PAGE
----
In other words, those joining the role-play here are free to read-up on the back story of the town, develop their character accordingly, immerse themselves in its environments and gain familiarity with ongoing story lines and existing RP, and to naturally engage and role-play with one another. Hence why there is no insistence that visitors employ any observer or out-of-character (OOC) tags.

Asphyxiation Point; Inara Pey, February 2016, on Flickr Asphyxiation Point – Lower Town

“We believe in negotiation here,” Charles said of the latter. “So don’t worry about it. Stick to IMs once you leave the landing point. If you are approached in RP, just IM them and let them know you are observing / photographing or whatever.”

One way of keeping up with all that’s going on is to peruse the community’s local newspaper. In it you’ll find reports on the latest happenings in town, reviews on popular places and news on public events, such as the recent Mardi Gras festival. Again, the emphasis here is on community immersion and involvement: helping to make visitors and player feel fully a part of the local community.

Asphyxiation Point; Inara Pey, February 2016, on Flickr Asphyxiation Point – the beach and Upper Town to the right, Lower Town and the Red Light District in the distance

Players can further invest themselves within the community through the businesses established as a part of the role-play environment, or by starting their own business (again focused on role-play). A section of the website again provides a comprehensive guide to both, including an overview of the sim-owned businesses (which players can apply to run) located through the four districts of the town.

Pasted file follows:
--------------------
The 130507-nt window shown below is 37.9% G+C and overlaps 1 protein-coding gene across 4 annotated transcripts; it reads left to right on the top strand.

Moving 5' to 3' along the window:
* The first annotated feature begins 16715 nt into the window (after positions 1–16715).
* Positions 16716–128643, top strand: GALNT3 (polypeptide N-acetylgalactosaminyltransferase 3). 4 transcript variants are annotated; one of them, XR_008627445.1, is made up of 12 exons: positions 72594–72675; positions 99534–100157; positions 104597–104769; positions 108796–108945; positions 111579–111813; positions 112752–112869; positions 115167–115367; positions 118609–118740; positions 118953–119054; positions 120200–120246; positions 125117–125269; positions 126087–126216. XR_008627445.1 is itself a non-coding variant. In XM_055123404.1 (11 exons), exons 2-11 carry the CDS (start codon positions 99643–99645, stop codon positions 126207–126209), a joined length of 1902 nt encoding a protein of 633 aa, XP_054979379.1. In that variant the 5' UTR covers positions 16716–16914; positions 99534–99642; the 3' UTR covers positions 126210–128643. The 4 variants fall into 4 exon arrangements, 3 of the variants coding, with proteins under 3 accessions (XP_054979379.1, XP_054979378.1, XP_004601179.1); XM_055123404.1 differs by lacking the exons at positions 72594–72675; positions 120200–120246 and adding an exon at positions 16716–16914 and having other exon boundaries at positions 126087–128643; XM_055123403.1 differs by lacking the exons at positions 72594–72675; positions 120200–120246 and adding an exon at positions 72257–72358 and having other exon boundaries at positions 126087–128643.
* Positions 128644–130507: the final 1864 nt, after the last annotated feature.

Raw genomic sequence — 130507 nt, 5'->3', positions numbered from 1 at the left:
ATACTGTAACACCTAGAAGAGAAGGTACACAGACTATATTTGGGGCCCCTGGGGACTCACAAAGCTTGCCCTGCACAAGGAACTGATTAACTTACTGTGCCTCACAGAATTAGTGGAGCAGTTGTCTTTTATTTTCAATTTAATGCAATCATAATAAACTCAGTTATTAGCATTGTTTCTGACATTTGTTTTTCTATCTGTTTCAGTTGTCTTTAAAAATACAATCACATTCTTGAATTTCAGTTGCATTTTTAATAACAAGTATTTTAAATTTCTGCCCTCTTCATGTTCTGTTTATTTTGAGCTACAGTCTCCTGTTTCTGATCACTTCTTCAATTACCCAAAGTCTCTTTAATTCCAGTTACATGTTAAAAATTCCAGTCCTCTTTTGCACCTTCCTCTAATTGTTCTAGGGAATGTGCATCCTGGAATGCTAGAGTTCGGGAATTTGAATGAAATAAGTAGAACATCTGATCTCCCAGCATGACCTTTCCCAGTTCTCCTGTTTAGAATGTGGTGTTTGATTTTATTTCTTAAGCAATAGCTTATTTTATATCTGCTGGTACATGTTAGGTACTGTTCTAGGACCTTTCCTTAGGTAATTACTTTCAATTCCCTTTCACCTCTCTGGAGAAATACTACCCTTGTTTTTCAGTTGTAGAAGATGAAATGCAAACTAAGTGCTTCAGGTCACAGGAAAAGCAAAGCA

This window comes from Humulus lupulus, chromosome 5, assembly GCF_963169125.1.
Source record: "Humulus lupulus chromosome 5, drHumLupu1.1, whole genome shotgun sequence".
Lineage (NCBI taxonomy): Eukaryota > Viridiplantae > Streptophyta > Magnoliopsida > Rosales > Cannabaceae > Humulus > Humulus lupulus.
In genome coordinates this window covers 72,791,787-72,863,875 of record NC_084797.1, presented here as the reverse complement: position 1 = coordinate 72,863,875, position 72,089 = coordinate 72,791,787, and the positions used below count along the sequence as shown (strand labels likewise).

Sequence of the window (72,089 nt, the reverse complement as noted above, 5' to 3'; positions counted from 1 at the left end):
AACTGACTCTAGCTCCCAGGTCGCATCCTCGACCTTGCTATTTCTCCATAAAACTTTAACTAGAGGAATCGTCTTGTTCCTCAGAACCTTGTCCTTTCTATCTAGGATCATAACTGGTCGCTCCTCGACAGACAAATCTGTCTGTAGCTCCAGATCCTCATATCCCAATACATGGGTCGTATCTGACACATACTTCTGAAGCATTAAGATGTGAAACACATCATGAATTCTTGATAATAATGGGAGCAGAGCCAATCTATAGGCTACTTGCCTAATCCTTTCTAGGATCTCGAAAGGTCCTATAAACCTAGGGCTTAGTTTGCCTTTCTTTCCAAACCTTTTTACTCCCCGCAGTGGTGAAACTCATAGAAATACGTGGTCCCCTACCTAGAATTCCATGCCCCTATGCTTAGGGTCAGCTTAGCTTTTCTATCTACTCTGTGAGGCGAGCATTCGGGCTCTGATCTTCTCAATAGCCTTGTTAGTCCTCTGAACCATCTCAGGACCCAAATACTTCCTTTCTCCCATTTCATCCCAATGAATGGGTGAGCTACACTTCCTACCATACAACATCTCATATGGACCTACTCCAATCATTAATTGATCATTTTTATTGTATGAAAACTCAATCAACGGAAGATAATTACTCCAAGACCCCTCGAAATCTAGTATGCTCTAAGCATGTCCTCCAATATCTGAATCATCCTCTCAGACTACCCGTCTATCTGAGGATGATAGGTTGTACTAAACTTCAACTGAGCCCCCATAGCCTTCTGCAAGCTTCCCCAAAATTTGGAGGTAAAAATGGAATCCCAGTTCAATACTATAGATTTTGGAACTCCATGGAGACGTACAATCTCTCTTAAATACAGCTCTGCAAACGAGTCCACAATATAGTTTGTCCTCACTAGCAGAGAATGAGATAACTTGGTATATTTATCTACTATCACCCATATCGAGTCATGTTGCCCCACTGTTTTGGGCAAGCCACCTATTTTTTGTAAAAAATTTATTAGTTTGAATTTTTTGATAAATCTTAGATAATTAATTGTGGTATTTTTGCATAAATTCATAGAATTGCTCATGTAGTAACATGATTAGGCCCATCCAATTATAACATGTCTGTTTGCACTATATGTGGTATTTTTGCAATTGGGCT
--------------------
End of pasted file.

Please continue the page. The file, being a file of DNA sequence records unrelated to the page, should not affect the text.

“Our objective is to promote diversity in RP opportunities and see what happens,” Charles told Caitlyn and I during our visit. “The build is cleaner in looks than a lot of urban RP environments, because we didn’t necessarily want crime on the surface – well, maybe except for some places like the Red Light District. But we did want to give opportunities to the more criminal elements too. The sewers are spread all under town and give folks an alternative path to stay out of the cops eyes.”

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SL project updates 16 8/2: TPVD meeting

Imesha; Inara Pey, February 2016, on Flickr Imesha – Blog post

The following notes are primarily taken from the  TPV Developer (TPVD) meeting held on Friday, February 26th, 2016. A video of the meeting is embedded at the end of this report, my thanks as always to North for supplying it, and time stamps in the text relate to this recording.

Server Deployments – Recap

There was no scheduled Main (SLS) deployment on Tuesday, February 23rd. On Wednesday, February 24th, all three RC channels received the same new server maintenance package, comprising a server crash fix and “minor internal improvements.”

RC and Project Viewers

RC Viewers

[00:58] The Current Maintenance RC viewer was updated to version on Friday, February 26th. This should have a fix in it for a significant crash problem it has been experiencing. Otherwise all the current RC and project viewers remain as per part #1 of this week’s updates, with no view promotion to de facto release status as bugs in the three RC viewers continue to be worked on.